As a university spin-off, NSX wants to insert more science in information technology and aims to break the software barriers in order to obtain more business agility. Being able to cope with changes, is absolutely pivotal to control today’s rising maintenance costs. It’s therefore also crucial for business agility, as in this case the UAM ecosystem, needs to rapidly scale up new innovative developments and to respond quickly to changing business and regulatory needs. Software development tools are striving to increase productivity, similar to the industrialization in
other sectors. But industrial manufacturing is not only about short-term productivity, it is also about transparency, traceability, and maintenance.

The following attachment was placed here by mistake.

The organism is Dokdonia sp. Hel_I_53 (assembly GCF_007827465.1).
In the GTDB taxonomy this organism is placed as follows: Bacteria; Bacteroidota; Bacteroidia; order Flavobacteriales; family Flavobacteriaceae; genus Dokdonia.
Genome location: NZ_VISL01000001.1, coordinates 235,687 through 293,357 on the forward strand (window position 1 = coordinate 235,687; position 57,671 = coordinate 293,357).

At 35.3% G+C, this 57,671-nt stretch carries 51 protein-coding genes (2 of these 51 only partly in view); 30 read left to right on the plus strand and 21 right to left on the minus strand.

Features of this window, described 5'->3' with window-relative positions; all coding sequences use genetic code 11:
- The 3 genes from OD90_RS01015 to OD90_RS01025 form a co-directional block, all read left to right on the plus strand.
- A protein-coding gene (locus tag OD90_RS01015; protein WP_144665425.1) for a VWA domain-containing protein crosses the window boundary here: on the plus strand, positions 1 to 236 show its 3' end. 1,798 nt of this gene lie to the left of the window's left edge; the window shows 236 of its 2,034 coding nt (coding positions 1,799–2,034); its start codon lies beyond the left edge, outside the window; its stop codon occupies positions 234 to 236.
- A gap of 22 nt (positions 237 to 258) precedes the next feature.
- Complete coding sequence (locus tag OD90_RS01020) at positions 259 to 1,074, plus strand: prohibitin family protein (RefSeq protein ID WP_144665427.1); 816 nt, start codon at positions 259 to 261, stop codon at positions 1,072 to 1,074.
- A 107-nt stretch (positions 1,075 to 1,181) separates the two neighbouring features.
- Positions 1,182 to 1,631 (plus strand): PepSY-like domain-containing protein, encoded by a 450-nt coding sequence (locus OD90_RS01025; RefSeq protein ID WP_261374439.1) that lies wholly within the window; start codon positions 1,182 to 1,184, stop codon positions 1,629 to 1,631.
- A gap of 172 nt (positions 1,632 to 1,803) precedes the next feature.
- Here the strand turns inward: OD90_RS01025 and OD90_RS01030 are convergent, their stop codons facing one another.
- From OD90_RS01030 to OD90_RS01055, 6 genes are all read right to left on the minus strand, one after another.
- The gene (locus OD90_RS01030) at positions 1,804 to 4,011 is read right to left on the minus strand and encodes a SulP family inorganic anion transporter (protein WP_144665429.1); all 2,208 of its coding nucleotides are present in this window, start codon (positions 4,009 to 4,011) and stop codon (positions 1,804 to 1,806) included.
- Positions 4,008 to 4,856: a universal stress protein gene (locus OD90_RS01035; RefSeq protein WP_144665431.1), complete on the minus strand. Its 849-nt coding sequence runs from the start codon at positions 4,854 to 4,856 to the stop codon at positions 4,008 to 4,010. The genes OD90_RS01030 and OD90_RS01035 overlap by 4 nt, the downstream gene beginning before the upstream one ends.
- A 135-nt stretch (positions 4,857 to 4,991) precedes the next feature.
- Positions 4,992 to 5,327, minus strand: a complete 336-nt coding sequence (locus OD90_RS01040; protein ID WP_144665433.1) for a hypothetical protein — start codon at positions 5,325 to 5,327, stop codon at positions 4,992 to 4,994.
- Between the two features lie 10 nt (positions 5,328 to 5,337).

The NS expanders are not just code-generators that increase development productivity. They consist of highly structured bundles of individual expanders that are simple by design and that can be rejuvenated in a predictable way by any skilled and passionate developer. This avoids the increase in complexity over time of both generated code and code generators, leading to transparency and traceability, and avoiding runaway maintenance costs and/or counterproductive dependencies. Information systems like the Helicus C2C, reside in IT landscapes, and need to integrate with countless other applications and services, both within and outside the enterprise. While integration issues are notorious in IT projects, NS software structures have been conceived and built from the
start to enable seamless integration. The NS skeletons exhibit embedded support for integrating various types of platforms and services, devices and protocols, and CI/CD pipelines across different organizations.
Written by the NSX C2C team